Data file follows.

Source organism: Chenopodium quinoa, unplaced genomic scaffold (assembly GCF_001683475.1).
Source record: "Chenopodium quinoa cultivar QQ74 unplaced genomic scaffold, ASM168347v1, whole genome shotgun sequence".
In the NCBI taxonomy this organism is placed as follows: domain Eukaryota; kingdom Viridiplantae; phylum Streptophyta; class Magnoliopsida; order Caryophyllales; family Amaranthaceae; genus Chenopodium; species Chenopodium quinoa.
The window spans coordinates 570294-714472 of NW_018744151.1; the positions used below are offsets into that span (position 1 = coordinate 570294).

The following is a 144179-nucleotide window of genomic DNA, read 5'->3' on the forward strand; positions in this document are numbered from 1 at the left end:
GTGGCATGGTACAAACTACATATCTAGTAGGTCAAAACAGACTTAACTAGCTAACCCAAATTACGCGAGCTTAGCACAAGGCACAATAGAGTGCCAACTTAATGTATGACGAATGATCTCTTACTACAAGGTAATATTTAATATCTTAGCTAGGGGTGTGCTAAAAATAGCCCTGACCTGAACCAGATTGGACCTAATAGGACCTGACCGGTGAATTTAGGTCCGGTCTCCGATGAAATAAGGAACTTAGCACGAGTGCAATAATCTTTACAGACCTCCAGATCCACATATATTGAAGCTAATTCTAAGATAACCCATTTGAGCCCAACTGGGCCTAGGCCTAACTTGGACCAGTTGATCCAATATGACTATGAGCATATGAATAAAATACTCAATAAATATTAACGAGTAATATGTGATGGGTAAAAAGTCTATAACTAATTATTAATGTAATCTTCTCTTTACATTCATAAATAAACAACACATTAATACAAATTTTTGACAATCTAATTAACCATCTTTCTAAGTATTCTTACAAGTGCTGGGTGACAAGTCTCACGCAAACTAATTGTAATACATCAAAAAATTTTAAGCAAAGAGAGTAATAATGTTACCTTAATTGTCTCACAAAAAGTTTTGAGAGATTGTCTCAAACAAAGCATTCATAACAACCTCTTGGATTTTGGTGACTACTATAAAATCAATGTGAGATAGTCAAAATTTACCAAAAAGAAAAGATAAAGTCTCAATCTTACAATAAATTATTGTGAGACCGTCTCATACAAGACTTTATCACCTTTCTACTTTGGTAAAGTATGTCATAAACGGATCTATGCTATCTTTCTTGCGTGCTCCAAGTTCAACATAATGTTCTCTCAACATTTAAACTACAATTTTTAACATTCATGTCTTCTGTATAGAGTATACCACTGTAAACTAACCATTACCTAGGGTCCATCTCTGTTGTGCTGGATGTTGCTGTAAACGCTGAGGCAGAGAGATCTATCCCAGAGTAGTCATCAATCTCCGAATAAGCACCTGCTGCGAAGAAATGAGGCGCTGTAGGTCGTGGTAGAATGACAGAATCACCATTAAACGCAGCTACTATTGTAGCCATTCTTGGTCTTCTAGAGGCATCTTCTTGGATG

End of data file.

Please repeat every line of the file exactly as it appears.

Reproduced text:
Source organism: Chenopodium quinoa, unplaced genomic scaffold (assembly GCF_001683475.1).
Source record: "Chenopodium quinoa cultivar QQ74 unplaced genomic scaffold, ASM168347v1, whole genome shotgun sequence".
In the NCBI taxonomy this organism is placed as follows: domain Eukaryota; kingdom Viridiplantae; phylum Streptophyta; class Magnoliopsida; order Caryophyllales; family Amaranthaceae; genus Chenopodium; species Chenopodium quinoa.
The window spans coordinates 570294-714472 of NW_018744151.1; the positions used below are offsets into that span (position 1 = coordinate 570294).

The following is a 144179-nucleotide window of genomic DNA, read 5'->3' on the forward strand; positions in this document are numbered from 1 at the left end:
GTGGCATGGTACAAACTACATATCTAGTAGGTCAAAACAGACTTAACTAGCTAACCCAAATTACGCGAGCTTAGCACAAGGCACAATAGAGTGCCAACTTAATGTATGACGAATGATCTCTTACTACAAGGTAATATTTAATATCTTAGCTAGGGGTGTGCTAAAAATAGCCCTGACCTGAACCAGATTGGACCTAATAGGACCTGACCGGTGAATTTAGGTCCGGTCTCCGATGAAATAAGGAACTTAGCACGAGTGCAATAATCTTTACAGACCTCCAGATCCACATATATTGAAGCTAATTCTAAGATAACCCATTTGAGCCCAACTGGGCCTAGGCCTAACTTGGACCAGTTGATCCAATATGACTATGAGCATATGAATAAAATACTCAATAAATATTAACGAGTAATATGTGATGGGTAAAAAGTCTATAACTAATTATTAATGTAATCTTCTCTTTACATTCATAAATAAACAACACATTAATACAAATTTTTGACAATCTAATTAACCATCTTTCTAAGTATTCTTACAAGTGCTGGGTGACAAGTCTCACGCAAACTAATTGTAATACATCAAAAAATTTTAAGCAAAGAGAGTAATAATGTTACCTTAATTGTCTCACAAAAAGTTTTGAGAGATTGTCTCAAACAAAGCATTCATAACAACCTCTTGGATTTTGGTGACTACTATAAAATCAATGTGAGATAGTCAAAATTTACCAAAAAGAAAAGATAAAGTCTCAATCTTACAATAAATTATTGTGAGACCGTCTCATACAAGACTTTATCACCTTTCTACTTTGGTAAAGTATGTCATAAACGGATCTATGCTATCTTTCTTGCGTGCTCCAAGTTCAACATAATGTTCTCTCAACATTTAAACTACAATTTTTAACATTCATGTCTTCTGTATAGAGTATACCACTGTAAACTAACCATTACCTAGGGTCCATCTCTGTTGTGCTGGATGTTGCTGTAAACGCTGAGGCAGAGAGATCTATCCCAGAGTAGTCATCAATCTCCGAATAAGCACCTGCTGCGAAGAAATGAGGCGCTGTAGGTCGTGGTAGAATGACAGAATCACCATTAAACGCAGCTACTATTGTAGCCATTCTTGGTCTTCTAGAGGCATCTTCTTGGATG